- Patterns of Radicalization in Political ActivismAn Introduction
Research on political violence occurs in waves, generally corresponding to the successive swells of violence that in many ways define modern society. Critically, this violence is characterized as much by diversity as by uniformity. As each new spate in research on political violence has shown us, rarely can we generalize about either the aims or the repertoires of action of the purveyors of violence. Some similar mechanisms are in play, however, as violence develops from political conflicts between states and their opponents.
This suggestion comes from social movement studies, whose influence is increasing in the analysis of political violence. These studies developed especially from a critique of “terrorism studies,” which emerged within security studies as a branch of international relations and have traditionally been more oriented toward developing antiterrorist policies than toward a social scientific understanding of political violence. As Jeff Goodwin (2004: 260) points out, “Many who have written about terrorism have been directly or indirectly involved in the business of counterterrorism, and their vision has [End Page 311] been narrowed and distorted by the search for effective responses to terrorism, often very loosely defined.” Consequently, terrorist studies have often been influenced by practical policy concerns, multiplying in times of crisis with lower scientific standards than other disciplines (Crenshaw 2010).
As Alexander George (1991: 92) puts it, “Terrorology is intellectually sterile, if not bankrupt, because the construct of ‘terror’ employed by terroristologists was not developed in response to honest puzzlement about the real world, but rather in response to ideological pressure.” Terrorist studies in fact have been criticized as event-driven and policy-driven, deeply enmeshed in actual practices of counterterrorism (Ranstorp 2009).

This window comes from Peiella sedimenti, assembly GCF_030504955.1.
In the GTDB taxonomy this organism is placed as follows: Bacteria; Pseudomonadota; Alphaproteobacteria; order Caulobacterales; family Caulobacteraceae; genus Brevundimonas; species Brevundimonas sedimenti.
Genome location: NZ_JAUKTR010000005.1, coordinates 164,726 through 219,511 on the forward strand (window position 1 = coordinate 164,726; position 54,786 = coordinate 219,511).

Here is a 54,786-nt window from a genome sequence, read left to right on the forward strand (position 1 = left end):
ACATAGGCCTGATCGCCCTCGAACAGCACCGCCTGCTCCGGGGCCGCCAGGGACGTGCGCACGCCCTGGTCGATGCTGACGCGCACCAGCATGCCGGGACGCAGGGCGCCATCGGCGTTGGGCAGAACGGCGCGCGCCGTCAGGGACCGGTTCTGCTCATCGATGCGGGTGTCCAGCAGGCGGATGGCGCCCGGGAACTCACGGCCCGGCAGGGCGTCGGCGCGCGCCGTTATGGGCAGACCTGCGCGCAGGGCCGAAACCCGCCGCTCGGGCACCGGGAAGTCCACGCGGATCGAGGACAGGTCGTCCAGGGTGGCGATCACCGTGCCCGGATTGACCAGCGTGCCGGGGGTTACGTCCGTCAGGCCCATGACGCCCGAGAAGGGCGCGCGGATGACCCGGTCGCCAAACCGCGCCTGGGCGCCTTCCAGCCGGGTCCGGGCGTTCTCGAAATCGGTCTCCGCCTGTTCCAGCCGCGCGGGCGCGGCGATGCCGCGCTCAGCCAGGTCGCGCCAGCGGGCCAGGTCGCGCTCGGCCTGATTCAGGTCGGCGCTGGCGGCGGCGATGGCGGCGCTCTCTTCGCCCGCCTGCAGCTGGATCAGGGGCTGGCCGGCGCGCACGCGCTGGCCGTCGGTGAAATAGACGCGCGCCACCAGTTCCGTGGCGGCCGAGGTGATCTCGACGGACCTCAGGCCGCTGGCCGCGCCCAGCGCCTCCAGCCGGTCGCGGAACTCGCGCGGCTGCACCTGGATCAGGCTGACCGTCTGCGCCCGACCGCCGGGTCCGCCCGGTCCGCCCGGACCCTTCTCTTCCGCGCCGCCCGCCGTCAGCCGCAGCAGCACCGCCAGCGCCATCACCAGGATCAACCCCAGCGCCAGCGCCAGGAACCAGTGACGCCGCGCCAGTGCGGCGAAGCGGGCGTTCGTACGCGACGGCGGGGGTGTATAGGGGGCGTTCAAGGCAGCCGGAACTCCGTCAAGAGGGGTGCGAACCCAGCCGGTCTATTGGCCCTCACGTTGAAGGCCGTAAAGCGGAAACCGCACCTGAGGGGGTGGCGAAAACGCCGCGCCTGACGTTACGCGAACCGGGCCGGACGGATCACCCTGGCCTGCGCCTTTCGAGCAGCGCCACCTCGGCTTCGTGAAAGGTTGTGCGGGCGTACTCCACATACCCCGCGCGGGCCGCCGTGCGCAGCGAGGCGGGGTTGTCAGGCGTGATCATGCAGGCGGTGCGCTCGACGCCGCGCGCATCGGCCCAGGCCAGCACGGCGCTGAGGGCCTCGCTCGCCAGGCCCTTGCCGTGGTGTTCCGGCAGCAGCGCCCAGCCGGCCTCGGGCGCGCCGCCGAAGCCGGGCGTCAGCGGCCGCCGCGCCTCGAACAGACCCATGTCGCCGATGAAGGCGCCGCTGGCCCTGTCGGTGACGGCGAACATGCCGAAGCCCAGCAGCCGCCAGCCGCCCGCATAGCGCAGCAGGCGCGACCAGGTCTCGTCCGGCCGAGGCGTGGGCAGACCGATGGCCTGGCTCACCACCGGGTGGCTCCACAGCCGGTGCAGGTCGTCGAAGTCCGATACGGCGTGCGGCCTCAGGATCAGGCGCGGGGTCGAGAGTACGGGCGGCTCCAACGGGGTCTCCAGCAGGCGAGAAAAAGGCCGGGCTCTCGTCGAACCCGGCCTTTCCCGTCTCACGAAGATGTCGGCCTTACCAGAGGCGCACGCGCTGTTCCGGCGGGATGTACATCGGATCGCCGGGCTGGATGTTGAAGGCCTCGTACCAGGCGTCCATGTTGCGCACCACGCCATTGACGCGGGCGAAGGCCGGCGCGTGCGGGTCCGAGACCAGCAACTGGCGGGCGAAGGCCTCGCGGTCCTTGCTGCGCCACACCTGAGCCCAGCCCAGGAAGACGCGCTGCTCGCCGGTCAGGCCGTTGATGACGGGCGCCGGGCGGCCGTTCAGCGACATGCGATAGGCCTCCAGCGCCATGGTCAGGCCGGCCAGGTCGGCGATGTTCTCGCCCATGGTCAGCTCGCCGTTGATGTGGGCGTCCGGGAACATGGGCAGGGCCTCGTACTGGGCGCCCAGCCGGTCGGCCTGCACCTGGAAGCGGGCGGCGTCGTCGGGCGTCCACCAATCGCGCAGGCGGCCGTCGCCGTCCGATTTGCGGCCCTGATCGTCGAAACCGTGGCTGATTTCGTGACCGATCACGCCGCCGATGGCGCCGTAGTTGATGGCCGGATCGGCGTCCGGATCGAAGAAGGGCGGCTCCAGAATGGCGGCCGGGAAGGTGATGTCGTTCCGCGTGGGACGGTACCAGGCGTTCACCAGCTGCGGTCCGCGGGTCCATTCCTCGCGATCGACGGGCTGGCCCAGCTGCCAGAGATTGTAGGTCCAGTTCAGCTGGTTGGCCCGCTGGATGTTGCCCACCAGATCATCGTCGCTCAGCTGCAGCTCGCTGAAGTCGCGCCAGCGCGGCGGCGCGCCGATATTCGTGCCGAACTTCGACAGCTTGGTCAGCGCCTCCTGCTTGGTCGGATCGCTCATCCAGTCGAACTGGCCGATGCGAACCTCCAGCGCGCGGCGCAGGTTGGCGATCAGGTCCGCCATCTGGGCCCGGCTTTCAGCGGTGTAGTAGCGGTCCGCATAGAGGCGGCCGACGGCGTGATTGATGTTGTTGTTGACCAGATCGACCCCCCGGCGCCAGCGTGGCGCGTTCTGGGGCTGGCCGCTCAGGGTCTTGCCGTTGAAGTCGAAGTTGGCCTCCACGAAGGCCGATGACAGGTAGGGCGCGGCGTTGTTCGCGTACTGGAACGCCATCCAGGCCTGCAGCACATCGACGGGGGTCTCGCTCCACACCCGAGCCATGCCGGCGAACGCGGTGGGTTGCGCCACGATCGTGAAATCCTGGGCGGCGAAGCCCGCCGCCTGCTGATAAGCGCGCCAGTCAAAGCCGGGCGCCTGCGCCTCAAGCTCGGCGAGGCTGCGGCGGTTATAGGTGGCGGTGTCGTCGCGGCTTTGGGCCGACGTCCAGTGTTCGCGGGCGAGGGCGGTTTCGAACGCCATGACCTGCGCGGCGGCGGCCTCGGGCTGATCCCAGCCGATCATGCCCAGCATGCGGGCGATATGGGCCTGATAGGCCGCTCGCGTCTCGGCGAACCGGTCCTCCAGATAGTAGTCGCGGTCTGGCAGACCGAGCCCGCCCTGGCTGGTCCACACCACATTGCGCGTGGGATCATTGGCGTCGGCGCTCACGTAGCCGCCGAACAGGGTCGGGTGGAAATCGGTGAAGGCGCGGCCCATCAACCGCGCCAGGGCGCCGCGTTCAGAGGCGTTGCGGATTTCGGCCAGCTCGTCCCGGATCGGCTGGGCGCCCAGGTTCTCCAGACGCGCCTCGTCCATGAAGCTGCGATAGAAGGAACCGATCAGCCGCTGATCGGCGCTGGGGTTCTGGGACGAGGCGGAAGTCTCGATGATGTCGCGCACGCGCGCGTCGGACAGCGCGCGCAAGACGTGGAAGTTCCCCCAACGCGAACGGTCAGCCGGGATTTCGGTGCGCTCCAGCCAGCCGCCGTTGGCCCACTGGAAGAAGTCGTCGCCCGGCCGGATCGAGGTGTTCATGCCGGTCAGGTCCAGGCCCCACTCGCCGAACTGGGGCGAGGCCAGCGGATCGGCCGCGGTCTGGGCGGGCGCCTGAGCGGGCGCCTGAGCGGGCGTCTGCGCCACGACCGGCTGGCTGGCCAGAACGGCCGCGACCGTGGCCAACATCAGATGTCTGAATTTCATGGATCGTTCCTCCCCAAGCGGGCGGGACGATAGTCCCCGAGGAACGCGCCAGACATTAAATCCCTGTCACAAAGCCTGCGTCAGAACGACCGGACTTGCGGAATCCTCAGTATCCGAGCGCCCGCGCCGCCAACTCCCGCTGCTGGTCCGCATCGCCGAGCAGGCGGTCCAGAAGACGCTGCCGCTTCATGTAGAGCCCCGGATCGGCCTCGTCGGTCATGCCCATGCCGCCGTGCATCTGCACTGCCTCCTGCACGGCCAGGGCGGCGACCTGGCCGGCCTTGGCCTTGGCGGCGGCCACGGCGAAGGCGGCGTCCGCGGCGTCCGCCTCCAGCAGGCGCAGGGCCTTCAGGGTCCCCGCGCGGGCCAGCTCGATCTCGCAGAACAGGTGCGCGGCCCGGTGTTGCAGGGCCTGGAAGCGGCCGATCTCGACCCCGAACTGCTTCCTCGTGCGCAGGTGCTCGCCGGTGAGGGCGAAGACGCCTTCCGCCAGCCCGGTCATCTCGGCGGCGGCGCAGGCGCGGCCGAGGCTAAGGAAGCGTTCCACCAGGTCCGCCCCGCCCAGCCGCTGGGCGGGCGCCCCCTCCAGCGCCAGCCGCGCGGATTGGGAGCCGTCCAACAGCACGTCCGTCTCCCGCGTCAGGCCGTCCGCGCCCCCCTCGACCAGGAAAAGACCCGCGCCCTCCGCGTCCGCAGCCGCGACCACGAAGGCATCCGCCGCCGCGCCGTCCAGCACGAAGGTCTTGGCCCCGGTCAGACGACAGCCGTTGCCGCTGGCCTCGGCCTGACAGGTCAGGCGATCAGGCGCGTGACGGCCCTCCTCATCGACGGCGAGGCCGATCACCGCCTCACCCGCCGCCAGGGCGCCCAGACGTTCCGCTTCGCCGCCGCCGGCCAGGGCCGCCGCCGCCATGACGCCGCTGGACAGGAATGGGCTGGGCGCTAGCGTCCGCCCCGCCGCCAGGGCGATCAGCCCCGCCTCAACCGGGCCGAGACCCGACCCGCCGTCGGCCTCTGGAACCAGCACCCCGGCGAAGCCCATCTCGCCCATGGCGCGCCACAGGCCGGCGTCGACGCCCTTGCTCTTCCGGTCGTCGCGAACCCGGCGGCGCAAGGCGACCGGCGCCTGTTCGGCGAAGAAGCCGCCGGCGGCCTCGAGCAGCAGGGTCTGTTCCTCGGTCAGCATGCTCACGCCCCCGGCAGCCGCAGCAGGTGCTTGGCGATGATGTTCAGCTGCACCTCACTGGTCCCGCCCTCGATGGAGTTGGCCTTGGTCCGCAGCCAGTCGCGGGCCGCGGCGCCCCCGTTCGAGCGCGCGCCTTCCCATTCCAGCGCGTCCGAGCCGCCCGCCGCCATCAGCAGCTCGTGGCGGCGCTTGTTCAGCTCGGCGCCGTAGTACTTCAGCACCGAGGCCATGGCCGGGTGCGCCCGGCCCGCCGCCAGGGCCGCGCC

Scholars have also lamented the limited presence of empirical research and the poor quality of much terrorism research. According to Andrew Silke (2003: xvii), “A review of recent research work found that only about 20 percent of published articles on terrorism are providing substantially new knowledge on the subject.” Much has been written on the basis of little empirical research that was also often impressionistic and superficial (Schmid and Jongman 1988). Far-reaching generalizations have been proposed on the basis not only of sporadic evidence (ibid.) but also of a general ahistoricity of the field (Breen Smyth 2007: 260) and the limited comparative analysis of political violence over time and space. Furthermore and perhaps most fundamentally, in terrorism studies there has been a tendency to reify terrorism (and terrorists) based on the use of some forms of collective action. Social movement scholars have been uneasy with the use of a term that is not only politically highly contested but also of doubtful heuristic value.
Another issue is that in both terrorism studies and antiterrorism policies, the term radicalization—a crucial part of understanding political violence—has been much used to profile large groups of people considered “at risk” of radicalization. According to this application, those who have reasons to feel discriminated against are easy prey of religious fanaticism, which provides much-needed collective identities. In a vicious circle, social groups considered vulnerable to radical propaganda because they are excluded and/or discriminated against tend to be treated as potential risks, thereby strengthening those feelings of exclusion and discrimination. Especially migrants (first or second generation) are considered still more rebellious the more they belong to an economically, politically, or culturally marginalized people and/ or the less they are integrated into the host society.1
Recently, however, attention to the contributions of social movement [End Page 312] theories to explaining political violence has increased. In the social movement field, radicalization has been addressed especially in research on non-Western democracies (Wiktorowicz 2004). Additionally, a school of “critical terrorism studies” has aroused in international relations and area studies interest in the application of social movement theories to political violence (Jackson et al. 2009). In particular, social movement theories have been praised for their potential to de-exceptionalize violence by locating it in broader contexts and complex processes (Gunning 2009). Perhaps most critically, this has come through detailed examinations of historical cases. Especially in the 1980s and 1990s a growing number of empirical...